Densho Digital Archive
Densho Visual History Collection
Title: Henry Miyatake Interview VI
Narrator: Henry Miyatake
Interviewer: Tom Ikeda
Location: Seattle, Washington
Date: October 28, 1999
Densho ID: denshovh-mhenry-06-0006

<Begin Segment 6>

TI: Well, and also in addition to the sort of the internal discussions with the JACL that were going on, on these and other issues, after the $25,000 amount became public, then going back to the Congress, the congressional delegation, they began coming in expressing sort of dismay at the idea of trying to go for $25,000, too. In particular --

HM: Well, the other people that were dismayed with the fact that when I made the presentations to some of the Protestant churches, the issue was constitutional and moral issues, and money was a, that was about tertiary level of importance. And now it became number one important. Anyway, after the news was announced that they were going after $25,000, after this Lake City convention in 1978, this minister called me up, and he says, "Hey, we weren't talking about money. We were talking about the moral and constitutional issues. If you guys gonna drive this into the money point of view, then I can't support you." Well, [Laughs] to me that was a very important issue, but I guess we lost sight of it in terms of the priorities that we want to send, in terms of the message to the American public. We lost it. And...

TI: Although you still felt that individual compensation was part of that whole package, that it was important that the government, in addition to all the other, the apologies, and to put in the context of what happened was wrong for moral reasons and constitutional reasons, that for them to really apologize -- and this was part of your plan -- there was that individual compensation?

HM: Yes. But that was related to the damage effects of what the evacuation had done to us. Well, anyway, going back in time, the thing that happened between '76 and '78 was the fact that a lot of these issues that we had already researched started coming out in the point of view that, you know, The Seattle Times doesn't include such-and-such a group, or it doesn't relate to the guys that were drafted into the army and they were never able to go back to their home areas after the evacuation started. Whole bunch of minor issues that related to a, a smaller class of individuals. And the initial requirement that we placed was the fact that everybody that was affected by the government action, being dislocated or being moved without their free will, without the constitutional guarantees that they had placed before us, would be eligible for this kind of compensation function. And I felt this was a major issue because there were more than just Japanese Americans involved. That leaves the Latin Americans, the Germans and the Italians. In fact, the German issues and Italian issues are starting to come up now. And then you see these articles about the fact that the Italians were treated badly during the war, and consequently they should get some kind of compensation or some kind of action by the U.S. government. So we were trying to address everybody. And we felt, at the point where we're drawing up all these specifics, that it would be an entire civil rights issue in terms of the Constitution. But nonetheless this had gone by the wayside when the $25,000 thing came up. And --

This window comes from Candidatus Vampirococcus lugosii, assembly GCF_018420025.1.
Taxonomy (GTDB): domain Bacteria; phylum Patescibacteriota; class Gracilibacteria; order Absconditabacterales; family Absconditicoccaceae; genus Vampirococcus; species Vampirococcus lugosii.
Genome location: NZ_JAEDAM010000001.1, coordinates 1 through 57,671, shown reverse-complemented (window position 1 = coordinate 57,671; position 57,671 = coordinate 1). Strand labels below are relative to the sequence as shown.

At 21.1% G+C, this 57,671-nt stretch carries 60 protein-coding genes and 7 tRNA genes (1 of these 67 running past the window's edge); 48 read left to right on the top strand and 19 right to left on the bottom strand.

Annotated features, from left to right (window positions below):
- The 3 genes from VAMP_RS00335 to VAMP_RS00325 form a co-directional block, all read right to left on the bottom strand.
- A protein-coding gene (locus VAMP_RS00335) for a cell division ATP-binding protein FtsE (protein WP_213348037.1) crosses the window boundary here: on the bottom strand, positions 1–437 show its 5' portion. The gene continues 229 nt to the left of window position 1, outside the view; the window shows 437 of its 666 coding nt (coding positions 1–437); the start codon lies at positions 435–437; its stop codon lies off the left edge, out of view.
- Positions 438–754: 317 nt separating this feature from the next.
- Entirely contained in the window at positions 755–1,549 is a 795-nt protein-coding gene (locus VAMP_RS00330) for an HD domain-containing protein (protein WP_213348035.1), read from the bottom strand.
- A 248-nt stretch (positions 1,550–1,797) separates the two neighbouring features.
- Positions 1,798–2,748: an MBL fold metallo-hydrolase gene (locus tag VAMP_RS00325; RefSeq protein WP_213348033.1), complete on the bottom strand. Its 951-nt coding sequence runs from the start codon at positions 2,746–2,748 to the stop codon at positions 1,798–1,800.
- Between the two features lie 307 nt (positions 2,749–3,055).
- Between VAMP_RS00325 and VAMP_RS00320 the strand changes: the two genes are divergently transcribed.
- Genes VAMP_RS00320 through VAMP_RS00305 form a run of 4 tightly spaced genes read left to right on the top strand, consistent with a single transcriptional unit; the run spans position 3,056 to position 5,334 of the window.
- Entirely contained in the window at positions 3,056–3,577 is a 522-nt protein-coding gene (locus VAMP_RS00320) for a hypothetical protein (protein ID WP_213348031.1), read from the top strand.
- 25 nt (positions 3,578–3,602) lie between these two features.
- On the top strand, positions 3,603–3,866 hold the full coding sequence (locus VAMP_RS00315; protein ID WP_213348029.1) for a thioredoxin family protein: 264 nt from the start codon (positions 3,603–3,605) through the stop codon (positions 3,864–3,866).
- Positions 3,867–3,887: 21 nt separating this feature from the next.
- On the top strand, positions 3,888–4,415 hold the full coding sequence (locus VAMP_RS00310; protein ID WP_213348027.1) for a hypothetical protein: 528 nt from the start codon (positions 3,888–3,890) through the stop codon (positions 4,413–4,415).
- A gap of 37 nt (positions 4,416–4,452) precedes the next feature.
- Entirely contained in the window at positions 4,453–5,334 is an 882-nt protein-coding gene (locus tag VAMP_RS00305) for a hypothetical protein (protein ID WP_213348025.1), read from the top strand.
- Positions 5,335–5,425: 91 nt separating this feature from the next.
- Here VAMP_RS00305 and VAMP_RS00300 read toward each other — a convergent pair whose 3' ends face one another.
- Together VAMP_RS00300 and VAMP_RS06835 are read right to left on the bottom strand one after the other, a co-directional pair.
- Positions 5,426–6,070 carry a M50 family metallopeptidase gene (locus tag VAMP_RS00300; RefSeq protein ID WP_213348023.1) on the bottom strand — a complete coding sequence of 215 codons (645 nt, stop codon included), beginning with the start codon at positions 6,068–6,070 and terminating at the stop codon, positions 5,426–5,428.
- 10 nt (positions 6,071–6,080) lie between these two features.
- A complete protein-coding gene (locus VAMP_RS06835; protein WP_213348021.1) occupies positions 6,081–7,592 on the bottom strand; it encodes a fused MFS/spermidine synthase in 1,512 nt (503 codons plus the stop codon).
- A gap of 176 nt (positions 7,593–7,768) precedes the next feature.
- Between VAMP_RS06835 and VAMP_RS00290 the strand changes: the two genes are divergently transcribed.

TI: Because all of a sudden that became the focus...

HM: Yeah.

TI: ...and everybody started attacking that.

HM: Yes.

<End Segment 6> - Copyright © 1999 Densho. All Rights Reserved.